THAILAND'S health minister has warned the nation cannot stop the spread of coronavirus, as it becomes the worst-affected nation outside of China.
The country became the first to confirm an overseas coronavirus case on January 12, before Japan followed suit on January 16.
Now with 14 confirmed cases, health minister Anutin Charnvirakul has admitted the country “is not able to stop the spread” of the virus because there are so many Chinese travellers there.
The Prime Minister of Thailand had previously said the situation is under control but as the disease develops concerns are becoming a reality.
Mr Charnvirakul told Sky News: “We are not able to stop the spread.”
“Our target is we will be able to detect all carriers entering Thailand and we will apply necessary measures as the situation develops.”
“Of course we expect more people to get sick but we are able to identify all of them.”
The holiday destination is a top foreign destination for tourists from Wuhan and panic is starting to spread.
The Thai government estimates around 22,000 tourists from Wuhan visited the country in January, possibly exposing vast numbers of people to the virus.
While all arrivals into Thailand from China will now be screened and thermal scanned for signs of the disease, the coronavirus is believed to be contagious during the incubation period.
There are fears that while visitors may not have any symptoms, they could in theory be spreading the infection.
Thailand’s capital city of Bangkok is attempting to combat the spread of the disease by placing thermal scanners at the entrances to shopping malls and assigning workers to give out disinfectant to visitors.
Surgical masks are selling out across stores.
Residents have been advised to protect themselves with a focus on personal hygiene and isolation indoors.
But there is no way of knowing how many more infections will emerge in the coming days and weeks.
Nobody has died from the disease outside of China, however fears have grown exponentially in the last week as the number of patients infected has soared from just 308 on January 21 to more than 4,500 on January 28.
Six new cases were confirmed in China on Tuesday, five of them involving a family from China's Hubei province, and the sixth from Chongqing province.
The death toll for the virus stands at 106, with the number of infections almost doubling in a day to more than 4,500.
It comes as scientists warn the virus will continue to spread for at least another six months, with a vaccine at least eight weeks away.
By that time, hundreds more could have died and numerous other countries been infected.
There is a risk the virus could trigger a global epidemic – when the illness spreads uncontrollably around the world – if the Chinese government doesn't clamp down on the movement of people, scientists at Hong Kong University said.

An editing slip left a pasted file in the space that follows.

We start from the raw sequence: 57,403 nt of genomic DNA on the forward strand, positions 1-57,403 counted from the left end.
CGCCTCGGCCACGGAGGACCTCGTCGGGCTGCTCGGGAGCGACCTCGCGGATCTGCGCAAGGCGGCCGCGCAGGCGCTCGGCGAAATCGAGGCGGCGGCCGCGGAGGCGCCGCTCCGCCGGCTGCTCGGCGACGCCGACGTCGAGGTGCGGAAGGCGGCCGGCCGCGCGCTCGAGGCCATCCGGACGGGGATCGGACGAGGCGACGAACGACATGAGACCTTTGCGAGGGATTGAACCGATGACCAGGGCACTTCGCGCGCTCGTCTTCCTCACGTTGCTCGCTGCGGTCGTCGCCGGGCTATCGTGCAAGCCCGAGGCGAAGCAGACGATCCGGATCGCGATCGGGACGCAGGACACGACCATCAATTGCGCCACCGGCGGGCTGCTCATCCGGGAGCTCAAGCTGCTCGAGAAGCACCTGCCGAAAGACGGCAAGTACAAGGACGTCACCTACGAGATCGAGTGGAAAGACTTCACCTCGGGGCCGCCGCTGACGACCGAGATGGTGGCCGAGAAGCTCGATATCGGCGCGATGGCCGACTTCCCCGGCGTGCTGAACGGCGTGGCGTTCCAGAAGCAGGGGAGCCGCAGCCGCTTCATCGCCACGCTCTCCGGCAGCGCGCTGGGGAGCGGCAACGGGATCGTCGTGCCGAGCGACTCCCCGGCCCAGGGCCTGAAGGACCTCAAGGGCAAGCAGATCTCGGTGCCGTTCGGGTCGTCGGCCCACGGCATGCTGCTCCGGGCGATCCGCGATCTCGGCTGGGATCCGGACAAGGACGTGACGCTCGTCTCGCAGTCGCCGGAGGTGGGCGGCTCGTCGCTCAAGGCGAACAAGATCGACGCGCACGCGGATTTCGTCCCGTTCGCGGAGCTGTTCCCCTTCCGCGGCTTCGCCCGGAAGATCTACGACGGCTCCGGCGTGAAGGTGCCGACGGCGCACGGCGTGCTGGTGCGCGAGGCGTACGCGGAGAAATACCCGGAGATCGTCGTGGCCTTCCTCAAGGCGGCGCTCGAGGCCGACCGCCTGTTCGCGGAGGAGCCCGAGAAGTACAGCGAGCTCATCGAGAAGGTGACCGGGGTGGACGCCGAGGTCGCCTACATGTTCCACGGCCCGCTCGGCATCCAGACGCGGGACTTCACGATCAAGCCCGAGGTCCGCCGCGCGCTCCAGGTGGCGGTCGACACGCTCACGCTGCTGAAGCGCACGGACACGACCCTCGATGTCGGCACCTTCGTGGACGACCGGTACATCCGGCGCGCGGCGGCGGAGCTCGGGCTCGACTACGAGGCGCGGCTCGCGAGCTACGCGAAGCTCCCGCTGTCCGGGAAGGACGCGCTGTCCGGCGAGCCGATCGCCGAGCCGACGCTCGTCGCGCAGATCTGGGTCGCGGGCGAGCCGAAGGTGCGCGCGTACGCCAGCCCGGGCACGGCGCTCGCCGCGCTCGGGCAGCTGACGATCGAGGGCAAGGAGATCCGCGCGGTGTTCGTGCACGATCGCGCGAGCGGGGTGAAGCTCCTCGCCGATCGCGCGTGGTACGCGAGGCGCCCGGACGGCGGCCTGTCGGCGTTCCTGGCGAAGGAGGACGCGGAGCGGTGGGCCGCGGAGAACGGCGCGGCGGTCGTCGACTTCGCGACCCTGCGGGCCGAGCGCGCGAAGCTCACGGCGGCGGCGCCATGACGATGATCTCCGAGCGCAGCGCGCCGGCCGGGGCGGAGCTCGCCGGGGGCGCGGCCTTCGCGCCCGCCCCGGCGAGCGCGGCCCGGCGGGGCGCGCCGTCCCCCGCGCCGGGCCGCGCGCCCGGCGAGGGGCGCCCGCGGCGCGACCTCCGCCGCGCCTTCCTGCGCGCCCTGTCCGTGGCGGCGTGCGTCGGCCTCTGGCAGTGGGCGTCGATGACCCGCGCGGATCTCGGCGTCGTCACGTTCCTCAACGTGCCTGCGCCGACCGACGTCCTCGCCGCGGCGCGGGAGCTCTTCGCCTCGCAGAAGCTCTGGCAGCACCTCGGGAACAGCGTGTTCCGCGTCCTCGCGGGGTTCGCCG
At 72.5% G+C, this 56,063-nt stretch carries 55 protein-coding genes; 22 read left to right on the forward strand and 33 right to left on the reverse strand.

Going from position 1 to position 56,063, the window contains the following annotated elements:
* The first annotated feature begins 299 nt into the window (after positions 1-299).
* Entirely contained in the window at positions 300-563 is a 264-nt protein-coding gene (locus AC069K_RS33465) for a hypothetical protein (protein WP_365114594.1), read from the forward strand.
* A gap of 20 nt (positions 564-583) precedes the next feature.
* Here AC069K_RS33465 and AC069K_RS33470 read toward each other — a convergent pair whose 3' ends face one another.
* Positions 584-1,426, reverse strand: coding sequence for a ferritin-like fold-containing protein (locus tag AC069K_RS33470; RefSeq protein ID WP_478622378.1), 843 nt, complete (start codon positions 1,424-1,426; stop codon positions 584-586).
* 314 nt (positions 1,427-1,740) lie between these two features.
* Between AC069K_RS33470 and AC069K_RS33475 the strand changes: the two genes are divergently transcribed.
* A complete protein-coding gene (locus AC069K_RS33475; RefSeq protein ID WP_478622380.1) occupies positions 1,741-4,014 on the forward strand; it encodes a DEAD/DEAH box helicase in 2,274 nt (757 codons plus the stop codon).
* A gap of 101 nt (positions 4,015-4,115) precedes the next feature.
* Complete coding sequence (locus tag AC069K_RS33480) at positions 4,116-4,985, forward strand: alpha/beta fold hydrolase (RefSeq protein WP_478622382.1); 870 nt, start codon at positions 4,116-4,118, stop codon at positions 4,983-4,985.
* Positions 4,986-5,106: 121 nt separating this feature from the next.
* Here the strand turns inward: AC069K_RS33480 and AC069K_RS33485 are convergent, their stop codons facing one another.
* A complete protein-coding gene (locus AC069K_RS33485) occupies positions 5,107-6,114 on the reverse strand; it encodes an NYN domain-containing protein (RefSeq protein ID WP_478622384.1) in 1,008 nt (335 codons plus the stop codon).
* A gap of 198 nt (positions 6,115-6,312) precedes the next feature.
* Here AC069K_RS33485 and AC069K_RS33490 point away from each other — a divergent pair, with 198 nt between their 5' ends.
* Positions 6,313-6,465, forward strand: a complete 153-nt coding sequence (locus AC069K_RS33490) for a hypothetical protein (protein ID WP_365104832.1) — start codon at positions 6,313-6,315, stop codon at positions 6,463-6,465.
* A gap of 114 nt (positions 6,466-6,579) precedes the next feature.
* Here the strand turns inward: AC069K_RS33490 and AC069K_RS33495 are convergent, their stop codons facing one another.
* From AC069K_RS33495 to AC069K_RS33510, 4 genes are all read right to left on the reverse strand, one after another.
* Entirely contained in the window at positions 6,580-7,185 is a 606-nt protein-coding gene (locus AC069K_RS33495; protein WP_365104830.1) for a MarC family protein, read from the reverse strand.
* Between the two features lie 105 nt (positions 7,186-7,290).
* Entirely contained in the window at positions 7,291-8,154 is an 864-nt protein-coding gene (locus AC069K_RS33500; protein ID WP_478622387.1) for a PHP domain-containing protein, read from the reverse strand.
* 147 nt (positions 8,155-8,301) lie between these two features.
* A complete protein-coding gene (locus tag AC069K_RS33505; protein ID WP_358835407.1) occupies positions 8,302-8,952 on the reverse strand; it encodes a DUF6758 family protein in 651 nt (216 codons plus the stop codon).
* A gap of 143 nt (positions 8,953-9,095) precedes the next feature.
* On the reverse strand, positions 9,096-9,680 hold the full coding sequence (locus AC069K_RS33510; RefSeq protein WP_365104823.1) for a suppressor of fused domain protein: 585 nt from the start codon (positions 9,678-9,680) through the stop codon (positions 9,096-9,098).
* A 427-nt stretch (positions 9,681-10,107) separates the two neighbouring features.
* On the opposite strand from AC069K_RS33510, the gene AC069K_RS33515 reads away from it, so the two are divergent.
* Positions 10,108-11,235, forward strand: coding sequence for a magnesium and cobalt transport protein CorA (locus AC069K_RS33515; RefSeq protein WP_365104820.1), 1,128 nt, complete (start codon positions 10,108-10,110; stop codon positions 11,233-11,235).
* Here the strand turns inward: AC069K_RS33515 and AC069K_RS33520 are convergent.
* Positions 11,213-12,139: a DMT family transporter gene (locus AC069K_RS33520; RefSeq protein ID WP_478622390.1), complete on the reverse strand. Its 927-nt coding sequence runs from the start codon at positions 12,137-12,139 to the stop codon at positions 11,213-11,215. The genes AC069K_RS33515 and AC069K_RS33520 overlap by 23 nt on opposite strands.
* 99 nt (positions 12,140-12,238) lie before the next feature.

Where did coronavirus start? From bats to snakes – the theories on deadly virus' origins
The killer coronavirus was spread from bats to snakes to humans, experts have claimed.
An outbreak of the virus is understood to have started at an open air fish market in the Chinese city of Wuhan – which has since been put in lockdown after 25 people died and more than 600 people were infected globally.
A new study published in the China Science Bulletin this week claimed that the new coronavirus shared a strain of virus found in bats.
Previous deadly outbreaks of SARS and Ebola were also believed to have originated in the flying mammal.
Experts had thought the new virus wasn't capable of causing an epidemic as serious as those outbreaks because its genes were different.
But this latest research appeared to prove otherwise – as scientists scrabble to produce a vaccine.
In a statement, the researchers said: “The Wuhan coronavirus’ natural host could be bats … but between bats and humans there may be an unknown intermediate."
Meanwhile, scientists at Peking University also claim that the deadly virus was passed to humans from bats – but say it was through a mutation in snakes.
The researchers said that the new strain is made up of a combination of one that affects bats and another unknown coronavirus.
They believe that combined genetic material from both bats and this unknown strain picked up a protein that allows viruses bind to certain host cells – including those of humans.
After analysing the genes of the strains the team found that snakes were susceptible to the most similar version of the coronavirus.
It meant that they likely provided a "reservoir" for the viral strain to grow stronger and replicate.
Snakes are sold at the Huanan Seafood Market in central Wuhan and may have jumped to other animals before passing to humans, they claim.
But a senior researcher at the Wuhan Institute of Virology, who asked not to be named, said the findings should be treated with caution.
He told the South China Morning Post: “It is based on calculation by a computer model.
“Whether it will match what happens in real life is inconclusive.
“The binding protein is important, but it is just one of the many things under investigation. There may be other proteins involved.”
The expert believes that the new strain was an RNA virus, meaning that its mutation speed was 100 times faster than that of a DNA virus such as smallpox.
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